Organizational Structure Part 3 (Final)


This is the continuation to Part 2 and the final part to this 3 article.

Deviations from Target

In part 2, we took at a look at MBO. All good is said for having smart goals and defined KPI. However, it is a perfectionist attitude to tie performance ratings and compensation incentives to goals. I believed that there are other alternatives, which I will examine in future articles. One is to explore Verne Harnish’s ideas in his book “Scaling Up”.

Goals, project milestones are less relevant or applicable to routine tasks than work performance standards. W. Edwards Deming pointed out that “Whenever a system is stable, telling the worker about mistakes is only tampering.” The following video uses a funnel experiment to explain the following key points made by Deming:
• Despite good intentions to fix a system and move it closer to the target of the process, manipulations only made outcome worse over time.
• All systems have a certain level of inherent variability (type 2 and 3 errors).
• Attempting to adjust a stable process will make things worse.

There are some thought provoking questions at the end of video questions listed in the above video.

What Impact will a Flat Structure Have on the Salary Structure?

My Comments: A flat structure has a number of implications:
• The current tools, including job evaluation tools, executive stock options, and executive bonus meant for a traditional hierarchical structure may become irrelevant.
• Job evaluation may shift from the current system based on position to a hybrid system based on role, competencies, skills and knowledge.
• The jobs for senior management (such as directors) may no longer exist. This provides the money and opportunity to pay employees more fairly or above the poverty line.

That money will also go into the training the people at the bottom of the traditional hierarchical structure that are doing the actual work of the organization; where the organization interfaces with the customers; and is the source of innovation. People will come to realize that this is where the drivers for pushing up the business revenue and stock price sit.

That money will also go into hiring better people with better self-organization skills (discipline) and thinking skills (key in the X and Y theory).

This is the point where Work and Education meet and interfaces. It becomes important for management to give up commanding and give back the control to these people. The truth is we cannot motivate people; only people can motivate themselves. If we give people a stake in our business, there is a greater chance that they will become engaged.
• Job grades will continue to apply and market benchmarks will continue to be relevant.
• Flexible job description may replace standard job description.
• A knowledge, skills or competency database of all employees may become important for project deployment.
• Start or continue to get rid of toxic employees is required to make the workplace productive.

These above will be in line with W. Edwards Deming’s ideas mentioned below:
• The aim of supervision should be to help people and machines and gadgets to do a better job. Supervision of management is in need of overhaul, as well as supervision of production workers.
• Drive out fear, so that everyone may work effectively for the company.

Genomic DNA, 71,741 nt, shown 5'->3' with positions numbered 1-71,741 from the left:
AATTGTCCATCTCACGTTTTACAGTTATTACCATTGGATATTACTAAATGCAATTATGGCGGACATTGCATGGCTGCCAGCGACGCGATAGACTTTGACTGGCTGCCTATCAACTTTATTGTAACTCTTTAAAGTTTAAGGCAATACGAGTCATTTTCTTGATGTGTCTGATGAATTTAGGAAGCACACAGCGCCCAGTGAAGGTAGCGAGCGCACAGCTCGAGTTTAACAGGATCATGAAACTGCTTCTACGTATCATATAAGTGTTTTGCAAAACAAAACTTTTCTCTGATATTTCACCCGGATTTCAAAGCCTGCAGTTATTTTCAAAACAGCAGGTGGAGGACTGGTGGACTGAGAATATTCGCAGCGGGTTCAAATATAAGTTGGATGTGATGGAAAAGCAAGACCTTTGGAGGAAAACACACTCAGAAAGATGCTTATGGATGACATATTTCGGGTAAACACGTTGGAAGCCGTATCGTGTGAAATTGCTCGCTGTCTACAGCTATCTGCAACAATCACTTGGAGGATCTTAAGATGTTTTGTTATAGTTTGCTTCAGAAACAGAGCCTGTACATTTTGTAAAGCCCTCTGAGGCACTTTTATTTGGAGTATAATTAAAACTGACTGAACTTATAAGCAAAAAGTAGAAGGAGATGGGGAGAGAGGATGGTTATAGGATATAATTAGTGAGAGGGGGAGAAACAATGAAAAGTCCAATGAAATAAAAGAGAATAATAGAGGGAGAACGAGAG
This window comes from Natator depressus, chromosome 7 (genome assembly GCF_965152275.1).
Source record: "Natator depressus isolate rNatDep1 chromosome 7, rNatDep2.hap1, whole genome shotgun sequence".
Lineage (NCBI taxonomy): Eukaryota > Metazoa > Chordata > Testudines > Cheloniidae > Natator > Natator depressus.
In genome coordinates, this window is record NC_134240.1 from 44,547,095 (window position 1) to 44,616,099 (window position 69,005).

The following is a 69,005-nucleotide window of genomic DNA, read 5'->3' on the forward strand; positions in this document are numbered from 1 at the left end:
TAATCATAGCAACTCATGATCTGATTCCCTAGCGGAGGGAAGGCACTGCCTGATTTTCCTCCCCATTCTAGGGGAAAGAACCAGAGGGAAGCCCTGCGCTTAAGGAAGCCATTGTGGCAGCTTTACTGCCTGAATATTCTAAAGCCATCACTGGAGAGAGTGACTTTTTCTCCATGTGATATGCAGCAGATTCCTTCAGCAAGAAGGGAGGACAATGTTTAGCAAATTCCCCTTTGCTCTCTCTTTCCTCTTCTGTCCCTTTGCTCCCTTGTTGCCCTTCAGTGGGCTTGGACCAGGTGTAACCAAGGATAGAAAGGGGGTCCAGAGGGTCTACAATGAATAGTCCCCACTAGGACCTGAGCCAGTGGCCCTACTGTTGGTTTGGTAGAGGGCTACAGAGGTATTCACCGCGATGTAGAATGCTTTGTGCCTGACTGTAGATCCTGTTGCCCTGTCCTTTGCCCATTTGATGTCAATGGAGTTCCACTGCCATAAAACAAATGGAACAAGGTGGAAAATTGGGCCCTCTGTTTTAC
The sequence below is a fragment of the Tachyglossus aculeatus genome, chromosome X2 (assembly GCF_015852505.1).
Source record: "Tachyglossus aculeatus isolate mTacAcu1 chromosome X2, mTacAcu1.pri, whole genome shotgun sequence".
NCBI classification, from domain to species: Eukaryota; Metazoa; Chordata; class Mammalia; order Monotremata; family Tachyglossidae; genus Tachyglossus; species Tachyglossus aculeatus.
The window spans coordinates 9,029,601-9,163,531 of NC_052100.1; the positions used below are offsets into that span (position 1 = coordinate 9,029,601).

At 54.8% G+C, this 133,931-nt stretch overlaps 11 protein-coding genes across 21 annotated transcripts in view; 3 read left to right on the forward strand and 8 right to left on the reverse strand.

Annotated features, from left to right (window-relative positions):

• Break down barriers between departments. People in research, design, sales, and production must work as a team, to foresee problems of production and in use that may be encountered with the product or service.

Bernd Geropp: Instill or Align Purpose

Who Is To Blame For Employee Engagement

What Matters is Results

Here is 1 of Drucker’s 10 life principles. It is true because we have no control over uncertainty. Sometimes we missed an opportunity because we insisted on sticking to our plans.


In his book, Managing for Results, Peter F Drucker also wrote:

“Results are obtained by exploiting opportunities, not by solving problems. Resources, to produce results, must be allocated to opportunities rather than to problems. One cannot shrug off all problems, but they can and should be minimized. The “maximization of opportunities” is a meaningful, indeed a precise, definition of the entrepreneurial job. It implies that effectiveness rather than efficiency is essential in business. The pertinent question is not how to do things right but how to find the right things to do, and to concentrate resources and efforts on them.”

My Comments: What I think Peter F.Drucker meant by Managing By Results is Management needs to focus on doing what that will grow the business. To understand this, we have to get out the box of corporate mindset and put on the hat of an entrepreneur.

He explained it this way: “Inside an organization there are only cost centers. The only profit center is the customer whose check has not bounced……There is only one valid purpose of business purpose – to create a customer”. He further said: “What a business needs most for its decisions, especially its strategic ones are data about what goes on outside it. Only outside a business are there results, opportunities and threats.” (Source: Peter F. Drucker -Delivering Value to Customers).

Successful Leaders

Giving Back the Control to Autonomous Teams

My Comments: The idea of autonomous teams in Semco BA goes beyond self-managed teams. Not only team members get to schedule their work, they are paid for work done rather than for their time. They are also given a share in the company’s profits and a chance to determine what is their pay going to be; who will be their manager that is supposed to facilitate or support them and probably what services or products to add or drop.

This concept worked for Semco BA because not only it took the business out of financial difficulties but also the company managed to survive in Brazil harsh and turbulent economic environment.

Ricardo Semler – “Demilitarising businesses”

Kevin Burns: How Managers Must Engage Staff